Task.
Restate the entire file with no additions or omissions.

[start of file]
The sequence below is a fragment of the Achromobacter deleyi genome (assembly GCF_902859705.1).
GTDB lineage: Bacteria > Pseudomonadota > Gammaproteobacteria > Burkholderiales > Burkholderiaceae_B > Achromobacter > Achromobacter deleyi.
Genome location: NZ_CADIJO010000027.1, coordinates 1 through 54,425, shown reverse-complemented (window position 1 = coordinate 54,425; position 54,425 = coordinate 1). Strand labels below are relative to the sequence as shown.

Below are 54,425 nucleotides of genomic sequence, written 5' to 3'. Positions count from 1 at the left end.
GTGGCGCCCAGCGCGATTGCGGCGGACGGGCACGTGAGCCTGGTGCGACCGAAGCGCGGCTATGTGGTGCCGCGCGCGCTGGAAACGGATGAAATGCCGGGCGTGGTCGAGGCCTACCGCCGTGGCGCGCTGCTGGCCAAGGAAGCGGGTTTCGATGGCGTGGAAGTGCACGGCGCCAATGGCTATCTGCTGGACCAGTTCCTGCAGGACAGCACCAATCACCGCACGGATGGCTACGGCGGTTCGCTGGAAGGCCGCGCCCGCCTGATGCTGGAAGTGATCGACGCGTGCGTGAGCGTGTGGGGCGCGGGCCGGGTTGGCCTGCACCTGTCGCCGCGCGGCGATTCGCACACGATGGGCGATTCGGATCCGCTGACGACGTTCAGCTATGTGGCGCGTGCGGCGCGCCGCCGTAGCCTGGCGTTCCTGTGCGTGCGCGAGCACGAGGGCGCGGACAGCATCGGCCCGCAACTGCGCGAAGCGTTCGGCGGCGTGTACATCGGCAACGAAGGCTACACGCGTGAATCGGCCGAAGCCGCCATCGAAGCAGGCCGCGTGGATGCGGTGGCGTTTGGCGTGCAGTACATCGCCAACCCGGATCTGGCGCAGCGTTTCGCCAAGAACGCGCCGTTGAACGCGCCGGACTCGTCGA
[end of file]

The sequence below is a fragment of the Achromobacter deleyi genome (assembly GCF_902859705.1).
GTDB lineage: Bacteria > Pseudomonadota > Gammaproteobacteria > Burkholderiales > Burkholderiaceae_B > Achromobacter > Achromobacter deleyi.
Genome location: NZ_CADIJO010000027.1, coordinates 1 through 54,425, shown reverse-complemented (window position 1 = coordinate 54,425; position 54,425 = coordinate 1). Strand labels below are relative to the sequence as shown.

Below are 54,425 nucleotides of genomic sequence, written 5' to 3'. Positions count from 1 at the left end.
GTGGCGCCCAGCGCGATTGCGGCGGACGGGCACGTGAGCCTGGTGCGACCGAAGCGCGGCTATGTGGTGCCGCGCGCGCTGGAAACGGATGAAATGCCGGGCGTGGTCGAGGCCTACCGCCGTGGCGCGCTGCTGGCCAAGGAAGCGGGTTTCGATGGCGTGGAAGTGCACGGCGCCAATGGCTATCTGCTGGACCAGTTCCTGCAGGACAGCACCAATCACCGCACGGATGGCTACGGCGGTTCGCTGGAAGGCCGCGCCCGCCTGATGCTGGAAGTGATCGACGCGTGCGTGAGCGTGTGGGGCGCGGGCCGGGTTGGCCTGCACCTGTCGCCGCGCGGCGATTCGCACACGATGGGCGATTCGGATCCGCTGACGACGTTCAGCTATGTGGCGCGTGCGGCGCGCCGCCGTAGCCTGGCGTTCCTGTGCGTGCGCGAGCACGAGGGCGCGGACAGCATCGGCCCGCAACTGCGCGAAGCGTTCGGCGGCGTGTACATCGGCAACGAAGGCTACACGCGTGAATCGGCCGAAGCCGCCATCGAAGCAGGCCGCGTGGATGCGGTGGCGTTTGGCGTGCAGTACATCGCCAACCCGGATCTGGCGCAGCGTTTCGCCAAGAACGCGCCGTTGAACGCGCCGGACTCGTCGA